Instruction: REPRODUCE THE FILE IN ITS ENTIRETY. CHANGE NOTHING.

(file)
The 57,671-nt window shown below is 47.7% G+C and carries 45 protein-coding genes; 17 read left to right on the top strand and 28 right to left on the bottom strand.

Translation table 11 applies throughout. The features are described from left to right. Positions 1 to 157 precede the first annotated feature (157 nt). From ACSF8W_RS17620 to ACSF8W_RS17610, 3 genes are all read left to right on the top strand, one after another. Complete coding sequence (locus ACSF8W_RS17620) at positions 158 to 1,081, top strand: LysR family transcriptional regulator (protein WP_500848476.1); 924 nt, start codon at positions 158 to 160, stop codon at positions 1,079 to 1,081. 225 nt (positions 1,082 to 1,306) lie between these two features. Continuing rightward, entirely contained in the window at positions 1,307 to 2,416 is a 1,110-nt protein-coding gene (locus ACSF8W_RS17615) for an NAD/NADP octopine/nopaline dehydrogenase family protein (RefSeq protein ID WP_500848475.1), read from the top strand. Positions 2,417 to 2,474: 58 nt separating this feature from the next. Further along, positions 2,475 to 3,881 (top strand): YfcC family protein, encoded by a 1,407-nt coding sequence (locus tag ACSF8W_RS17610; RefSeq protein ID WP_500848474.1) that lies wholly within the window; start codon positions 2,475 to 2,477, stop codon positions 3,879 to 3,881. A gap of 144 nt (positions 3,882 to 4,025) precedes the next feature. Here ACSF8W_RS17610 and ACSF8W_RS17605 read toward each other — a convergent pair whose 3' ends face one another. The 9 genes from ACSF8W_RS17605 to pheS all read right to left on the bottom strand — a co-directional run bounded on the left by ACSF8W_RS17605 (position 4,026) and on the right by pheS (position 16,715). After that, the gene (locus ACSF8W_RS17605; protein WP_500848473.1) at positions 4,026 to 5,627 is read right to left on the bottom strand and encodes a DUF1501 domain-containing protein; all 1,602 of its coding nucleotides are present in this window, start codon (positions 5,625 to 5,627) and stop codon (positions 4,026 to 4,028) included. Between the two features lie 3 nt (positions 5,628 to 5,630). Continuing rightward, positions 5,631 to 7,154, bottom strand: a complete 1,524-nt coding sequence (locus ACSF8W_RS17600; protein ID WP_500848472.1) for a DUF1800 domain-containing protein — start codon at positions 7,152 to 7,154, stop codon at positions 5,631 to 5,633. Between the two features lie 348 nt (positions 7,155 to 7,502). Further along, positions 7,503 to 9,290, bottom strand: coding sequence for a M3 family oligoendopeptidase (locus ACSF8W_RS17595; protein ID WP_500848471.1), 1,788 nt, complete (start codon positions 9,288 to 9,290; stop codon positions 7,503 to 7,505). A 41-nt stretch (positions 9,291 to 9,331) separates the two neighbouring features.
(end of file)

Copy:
The 57,671-nt window shown below is 47.7% G+C and carries 45 protein-coding genes; 17 read left to right on the top strand and 28 right to left on the bottom strand.

Translation table 11 applies throughout. The features are described from left to right. Positions 1 to 157 precede the first annotated feature (157 nt). From ACSF8W_RS17620 to ACSF8W_RS17610, 3 genes are all read left to right on the top strand, one after another. Complete coding sequence (locus ACSF8W_RS17620) at positions 158 to 1,081, top strand: LysR family transcriptional regulator (protein WP_500848476.1); 924 nt, start codon at positions 158 to 160, stop codon at positions 1,079 to 1,081. 225 nt (positions 1,082 to 1,306) lie between these two features. Continuing rightward, entirely contained in the window at positions 1,307 to 2,416 is a 1,110-nt protein-coding gene (locus ACSF8W_RS17615) for an NAD/NADP octopine/nopaline dehydrogenase family protein (RefSeq protein ID WP_500848475.1), read from the top strand. Positions 2,417 to 2,474: 58 nt separating this feature from the next. Further along, positions 2,475 to 3,881 (top strand): YfcC family protein, encoded by a 1,407-nt coding sequence (locus tag ACSF8W_RS17610; RefSeq protein ID WP_500848474.1) that lies wholly within the window; start codon positions 2,475 to 2,477, stop codon positions 3,879 to 3,881. A gap of 144 nt (positions 3,882 to 4,025) precedes the next feature. Here ACSF8W_RS17610 and ACSF8W_RS17605 read toward each other — a convergent pair whose 3' ends face one another. The 9 genes from ACSF8W_RS17605 to pheS all read right to left on the bottom strand — a co-directional run bounded on the left by ACSF8W_RS17605 (position 4,026) and on the right by pheS (position 16,715). After that, the gene (locus ACSF8W_RS17605; protein WP_500848473.1) at positions 4,026 to 5,627 is read right to left on the bottom strand and encodes a DUF1501 domain-containing protein; all 1,602 of its coding nucleotides are present in this window, start codon (positions 5,625 to 5,627) and stop codon (positions 4,026 to 4,028) included. Between the two features lie 3 nt (positions 5,628 to 5,630). Continuing rightward, positions 5,631 to 7,154, bottom strand: a complete 1,524-nt coding sequence (locus ACSF8W_RS17600; protein ID WP_500848472.1) for a DUF1800 domain-containing protein — start codon at positions 7,152 to 7,154, stop codon at positions 5,631 to 5,633. Between the two features lie 348 nt (positions 7,155 to 7,502). Further along, positions 7,503 to 9,290, bottom strand: coding sequence for a M3 family oligoendopeptidase (locus ACSF8W_RS17595; protein ID WP_500848471.1), 1,788 nt, complete (start codon positions 9,288 to 9,290; stop codon positions 7,503 to 7,505). A 41-nt stretch (positions 9,291 to 9,331) separates the two neighbouring features.